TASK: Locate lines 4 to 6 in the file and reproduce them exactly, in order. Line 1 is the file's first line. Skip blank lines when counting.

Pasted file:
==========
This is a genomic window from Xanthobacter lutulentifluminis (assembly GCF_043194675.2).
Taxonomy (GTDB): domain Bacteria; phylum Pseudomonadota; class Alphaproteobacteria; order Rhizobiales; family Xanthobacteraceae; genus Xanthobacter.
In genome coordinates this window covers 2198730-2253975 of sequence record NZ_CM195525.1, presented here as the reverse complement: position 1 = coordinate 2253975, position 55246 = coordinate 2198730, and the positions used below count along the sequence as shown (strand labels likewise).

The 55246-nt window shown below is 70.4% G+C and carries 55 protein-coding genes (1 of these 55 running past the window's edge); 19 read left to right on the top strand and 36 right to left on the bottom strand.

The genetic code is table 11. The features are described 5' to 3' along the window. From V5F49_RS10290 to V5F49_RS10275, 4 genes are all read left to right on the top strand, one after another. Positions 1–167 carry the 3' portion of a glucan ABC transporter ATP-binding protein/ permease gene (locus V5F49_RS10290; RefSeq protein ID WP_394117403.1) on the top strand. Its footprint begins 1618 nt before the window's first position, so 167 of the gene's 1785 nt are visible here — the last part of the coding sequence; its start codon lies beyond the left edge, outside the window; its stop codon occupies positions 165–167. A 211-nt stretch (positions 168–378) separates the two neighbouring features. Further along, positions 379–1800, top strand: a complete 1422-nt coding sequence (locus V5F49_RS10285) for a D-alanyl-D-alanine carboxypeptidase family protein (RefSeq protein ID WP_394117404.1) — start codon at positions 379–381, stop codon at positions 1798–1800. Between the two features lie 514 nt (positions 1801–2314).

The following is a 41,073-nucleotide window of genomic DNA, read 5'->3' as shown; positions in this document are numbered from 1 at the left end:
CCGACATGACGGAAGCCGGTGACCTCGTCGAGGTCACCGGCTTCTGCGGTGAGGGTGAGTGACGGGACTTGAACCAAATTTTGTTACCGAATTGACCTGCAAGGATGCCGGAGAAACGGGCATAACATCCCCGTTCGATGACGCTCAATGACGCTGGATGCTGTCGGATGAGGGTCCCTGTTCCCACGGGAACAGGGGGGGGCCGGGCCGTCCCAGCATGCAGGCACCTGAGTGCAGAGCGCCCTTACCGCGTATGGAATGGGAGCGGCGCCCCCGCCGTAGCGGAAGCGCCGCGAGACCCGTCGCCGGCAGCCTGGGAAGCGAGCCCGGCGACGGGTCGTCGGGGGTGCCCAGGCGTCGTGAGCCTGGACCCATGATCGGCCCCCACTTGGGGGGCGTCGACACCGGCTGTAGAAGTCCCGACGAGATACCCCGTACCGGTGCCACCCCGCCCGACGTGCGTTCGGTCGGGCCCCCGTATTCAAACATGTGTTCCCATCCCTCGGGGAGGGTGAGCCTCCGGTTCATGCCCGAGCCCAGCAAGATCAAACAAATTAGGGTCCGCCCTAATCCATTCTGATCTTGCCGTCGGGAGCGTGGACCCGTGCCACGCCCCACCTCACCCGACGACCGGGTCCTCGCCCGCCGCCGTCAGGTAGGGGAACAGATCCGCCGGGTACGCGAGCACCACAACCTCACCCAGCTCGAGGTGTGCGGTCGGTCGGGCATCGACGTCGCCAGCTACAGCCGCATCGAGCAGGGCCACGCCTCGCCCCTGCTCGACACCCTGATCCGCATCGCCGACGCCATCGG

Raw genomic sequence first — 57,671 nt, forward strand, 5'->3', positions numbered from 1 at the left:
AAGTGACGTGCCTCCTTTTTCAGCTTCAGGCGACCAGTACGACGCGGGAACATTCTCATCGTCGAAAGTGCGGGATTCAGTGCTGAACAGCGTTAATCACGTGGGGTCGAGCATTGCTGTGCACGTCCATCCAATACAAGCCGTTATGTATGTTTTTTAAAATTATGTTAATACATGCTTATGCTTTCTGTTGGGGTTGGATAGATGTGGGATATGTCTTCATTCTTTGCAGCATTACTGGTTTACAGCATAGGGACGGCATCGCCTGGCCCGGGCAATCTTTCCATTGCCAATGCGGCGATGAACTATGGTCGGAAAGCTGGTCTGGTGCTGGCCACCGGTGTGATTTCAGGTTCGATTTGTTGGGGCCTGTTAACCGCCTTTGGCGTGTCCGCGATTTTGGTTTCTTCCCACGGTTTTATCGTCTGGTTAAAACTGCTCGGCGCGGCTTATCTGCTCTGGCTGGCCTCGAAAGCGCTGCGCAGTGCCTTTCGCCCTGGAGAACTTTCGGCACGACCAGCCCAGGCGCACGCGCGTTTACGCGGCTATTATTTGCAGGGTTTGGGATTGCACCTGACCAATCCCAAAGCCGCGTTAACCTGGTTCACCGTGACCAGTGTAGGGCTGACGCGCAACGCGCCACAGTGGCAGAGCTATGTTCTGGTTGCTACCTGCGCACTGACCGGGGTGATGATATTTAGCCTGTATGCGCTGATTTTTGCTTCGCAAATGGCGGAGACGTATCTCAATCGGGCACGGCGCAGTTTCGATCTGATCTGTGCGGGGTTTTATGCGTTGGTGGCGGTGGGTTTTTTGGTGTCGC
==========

The 55246-nt window shown below is 70.4% G+C and carries 55 protein-coding genes (1 of these 55 running past the window's edge); 19 read left to right on the top strand and 36 right to left on the bottom strand.

The genetic code is table 11. The features are described 5' to 3' along the window. From V5F49_RS10290 to V5F49_RS10275, 4 genes are all read left to right on the top strand, one after another. Positions 1–167 carry the 3' portion of a glucan ABC transporter ATP-binding protein/ permease gene (locus V5F49_RS10290; RefSeq protein ID WP_394117403.1) on the top strand. Its footprint begins 1618 nt before the window's first position, so 167 of the gene's 1785 nt are visible here — the last part of the coding sequence; its start codon lies beyond the left edge, outside the window; its stop codon occupies positions 165–167. A 211-nt stretch (positions 168–378) separates the two neighbouring features. Further along, positions 379–1800, top strand: a complete 1422-nt coding sequence (locus V5F49_RS10285) for a D-alanyl-D-alanine carboxypeptidase family protein (RefSeq protein ID WP_394117404.1) — start codon at positions 379–381, stop codon at positions 1798–1800. Between the two features lie 514 nt (positions 1801–2314).

The following is a 41,073-nucleotide window of genomic DNA, read 5'->3' as shown; positions in this document are numbered from 1 at the left end: